One day, though, things were different. It’s funny because there wasn’t anything inherently different about that day: I wasn’t having a bad day, I wasn’t bummed out about anything…it was just a regular day in the neighborhood. I had Nolan in my arms and we were rocking away in the chair. At one point I just looked at him: marveling at his big eyes and his cute little nose. And I whispered to him, “I love you so much, I would do anything for you.” Then BAM. He did it again, God decided to show up. Not physically show up, but more like make a PSA in my heart. You’ll remember from https://hlhsdad.wordpress.com/2013/11/03/dear-god-its-3am-im-scared-and-i-dont-like-you-right-now/ that God did the same thing when I was struggling before Nolan’s surgery.
Just like last time, the word was very still and quiet: “Now you see how much I love all of you, and you are all born broken.” WOW. And then – this is gonna sound weird – it’s like God gave me some kind of deep understanding of His love. You know, we all know John 3:16…we memorize it, we see it on signs at football games, people put it on business cards. But do we really know what it means for God to love with an overwhelming, totally-forgiving love? Like do we REALLY know what that means? I loved my son so much, I just wanted to pour out every bit of me to make him feel loved and whole, even though nothing I could do could make him whole. But in that instant God used that example to show me what His love was really like. All I can describe it as was heavy. Really, really heavy, like the vastness and greatness of His love was bearing down on my shoulders to where I couldn’t stand the presser and was overwhelmed. And that was just a glimpse.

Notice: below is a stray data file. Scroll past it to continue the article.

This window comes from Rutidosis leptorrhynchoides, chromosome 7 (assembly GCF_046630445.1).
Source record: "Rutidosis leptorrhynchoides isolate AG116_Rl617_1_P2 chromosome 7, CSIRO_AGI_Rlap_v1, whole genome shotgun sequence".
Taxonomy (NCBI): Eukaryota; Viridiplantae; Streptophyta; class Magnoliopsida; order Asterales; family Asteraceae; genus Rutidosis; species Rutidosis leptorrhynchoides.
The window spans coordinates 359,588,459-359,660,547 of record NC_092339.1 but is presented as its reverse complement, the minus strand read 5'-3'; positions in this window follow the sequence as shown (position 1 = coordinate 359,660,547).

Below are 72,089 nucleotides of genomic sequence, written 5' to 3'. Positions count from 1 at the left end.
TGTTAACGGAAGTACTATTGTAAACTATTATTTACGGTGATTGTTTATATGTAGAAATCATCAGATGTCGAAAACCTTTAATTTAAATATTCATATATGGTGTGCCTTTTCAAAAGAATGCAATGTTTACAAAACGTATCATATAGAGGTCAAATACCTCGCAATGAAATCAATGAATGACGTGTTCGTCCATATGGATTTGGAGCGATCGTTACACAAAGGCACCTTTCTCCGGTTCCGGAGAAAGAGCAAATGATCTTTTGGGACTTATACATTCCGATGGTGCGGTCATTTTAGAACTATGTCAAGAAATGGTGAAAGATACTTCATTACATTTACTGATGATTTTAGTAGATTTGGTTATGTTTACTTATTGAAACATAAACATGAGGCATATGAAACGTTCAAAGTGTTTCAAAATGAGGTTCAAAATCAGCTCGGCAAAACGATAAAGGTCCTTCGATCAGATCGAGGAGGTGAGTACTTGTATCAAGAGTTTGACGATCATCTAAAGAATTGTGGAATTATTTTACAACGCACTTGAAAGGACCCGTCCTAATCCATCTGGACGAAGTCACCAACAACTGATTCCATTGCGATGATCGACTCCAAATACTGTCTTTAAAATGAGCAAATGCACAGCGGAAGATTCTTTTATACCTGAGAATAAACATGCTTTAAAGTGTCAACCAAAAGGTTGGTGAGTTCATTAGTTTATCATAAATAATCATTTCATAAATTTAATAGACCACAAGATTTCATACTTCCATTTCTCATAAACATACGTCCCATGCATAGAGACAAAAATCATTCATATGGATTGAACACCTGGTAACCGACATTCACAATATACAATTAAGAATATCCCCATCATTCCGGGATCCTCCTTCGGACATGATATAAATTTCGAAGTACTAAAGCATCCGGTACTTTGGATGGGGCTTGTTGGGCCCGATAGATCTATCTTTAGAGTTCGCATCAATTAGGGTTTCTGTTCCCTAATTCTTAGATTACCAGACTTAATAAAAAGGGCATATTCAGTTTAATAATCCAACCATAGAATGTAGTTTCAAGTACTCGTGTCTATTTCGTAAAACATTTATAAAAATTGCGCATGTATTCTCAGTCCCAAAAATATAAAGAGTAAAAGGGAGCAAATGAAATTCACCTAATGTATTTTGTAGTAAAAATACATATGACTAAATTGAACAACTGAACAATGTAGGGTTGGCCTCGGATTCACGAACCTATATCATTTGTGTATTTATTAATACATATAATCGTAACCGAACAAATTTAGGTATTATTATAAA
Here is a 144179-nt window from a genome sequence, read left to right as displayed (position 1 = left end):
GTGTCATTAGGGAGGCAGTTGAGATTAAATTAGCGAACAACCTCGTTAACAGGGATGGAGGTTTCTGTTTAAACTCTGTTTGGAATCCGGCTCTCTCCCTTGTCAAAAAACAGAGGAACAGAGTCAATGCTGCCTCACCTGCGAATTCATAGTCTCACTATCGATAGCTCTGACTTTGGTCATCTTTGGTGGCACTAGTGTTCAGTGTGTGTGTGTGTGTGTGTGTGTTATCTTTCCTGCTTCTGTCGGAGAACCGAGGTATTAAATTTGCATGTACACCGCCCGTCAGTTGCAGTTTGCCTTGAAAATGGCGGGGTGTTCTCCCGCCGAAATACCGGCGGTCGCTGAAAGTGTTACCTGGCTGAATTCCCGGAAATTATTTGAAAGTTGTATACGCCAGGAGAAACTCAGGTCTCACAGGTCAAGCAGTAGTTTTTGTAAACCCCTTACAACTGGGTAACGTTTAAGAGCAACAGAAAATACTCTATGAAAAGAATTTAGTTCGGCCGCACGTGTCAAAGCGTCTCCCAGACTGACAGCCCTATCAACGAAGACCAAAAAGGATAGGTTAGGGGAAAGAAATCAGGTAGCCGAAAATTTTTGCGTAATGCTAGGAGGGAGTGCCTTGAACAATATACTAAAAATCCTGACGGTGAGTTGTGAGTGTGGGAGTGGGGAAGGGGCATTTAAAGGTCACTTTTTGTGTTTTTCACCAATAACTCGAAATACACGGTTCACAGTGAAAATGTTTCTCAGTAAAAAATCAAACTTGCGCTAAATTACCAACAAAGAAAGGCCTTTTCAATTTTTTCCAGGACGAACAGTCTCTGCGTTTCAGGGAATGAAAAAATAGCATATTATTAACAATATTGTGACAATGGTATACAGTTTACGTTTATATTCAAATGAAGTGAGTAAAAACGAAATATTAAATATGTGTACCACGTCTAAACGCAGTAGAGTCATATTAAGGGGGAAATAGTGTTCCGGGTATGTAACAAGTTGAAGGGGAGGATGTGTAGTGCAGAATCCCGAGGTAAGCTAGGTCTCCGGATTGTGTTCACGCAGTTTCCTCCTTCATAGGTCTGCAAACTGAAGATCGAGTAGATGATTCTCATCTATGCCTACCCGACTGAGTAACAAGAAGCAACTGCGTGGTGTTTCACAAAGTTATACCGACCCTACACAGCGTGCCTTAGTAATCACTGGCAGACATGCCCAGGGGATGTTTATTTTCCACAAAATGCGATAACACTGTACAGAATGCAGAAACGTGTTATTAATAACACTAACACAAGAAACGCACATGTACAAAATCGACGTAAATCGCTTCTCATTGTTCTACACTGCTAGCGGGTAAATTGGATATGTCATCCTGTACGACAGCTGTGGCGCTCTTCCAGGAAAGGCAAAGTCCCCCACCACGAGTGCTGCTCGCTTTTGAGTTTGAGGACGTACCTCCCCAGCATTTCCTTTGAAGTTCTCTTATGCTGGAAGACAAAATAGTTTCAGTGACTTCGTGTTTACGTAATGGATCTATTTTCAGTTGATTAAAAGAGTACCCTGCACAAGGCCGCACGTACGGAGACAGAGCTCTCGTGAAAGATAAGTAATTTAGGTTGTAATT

And just like that, I was back in the rocking chair in Nolan’s room with him in my arms asleep. And on Pandora, the song “How He Loves” by John Mark McMillan came on. Almost as if right on cue. I was completely speechless. And overwhelmingly moved. I listened to the words of the song and played that whole experience over and over in my mind. Oh how we take God’s love for granted, especially since we’re all messed up: not always physically. I think no matter what we’re going through, we need to stop and really think about God’s love. About how much He loves us in spite of the abuse and rebelliousness we hurl at Him. His love is so strong and only He has the shoulders to bear it all. Thank you God for your love. Thank you for showing me your love in a hospital room. Thank you for showing me there’s so much more than what’s in front of me.
Once we began to acclimate to Progressive Care, thanks to Volunteer help, it became like a new routine. Then things got stupid in a hurry. When Nolan was born, his left hand/wrist was a bit limp. We weren’t sure why, no one really was. It was checked on multiple times while he was in CVICU, but nothing was broken or amiss, they guessed it was just weak. So one day someone from the hospital brought him a brace for his wrist that would go on for a couple hours, then off for a couple hours. Simple, right? Wrong. This is where Progressive Care turned into the Three Stooges. Nurses would come in to put on his brace and say “Now which hand does this go on?” As if it wasn’t OBVIOUS which hand was just flopping around. OR, to make it worse, some of them would put it ON THE WRONG HAND! Nolan was also on continuous feeds, and it never failed that a CNA would come in and ask “When was the last time he ate?” and it got to where I’d say things like “He’s on continuous feeds…see that pump in the bed with him? The big one there? That one.”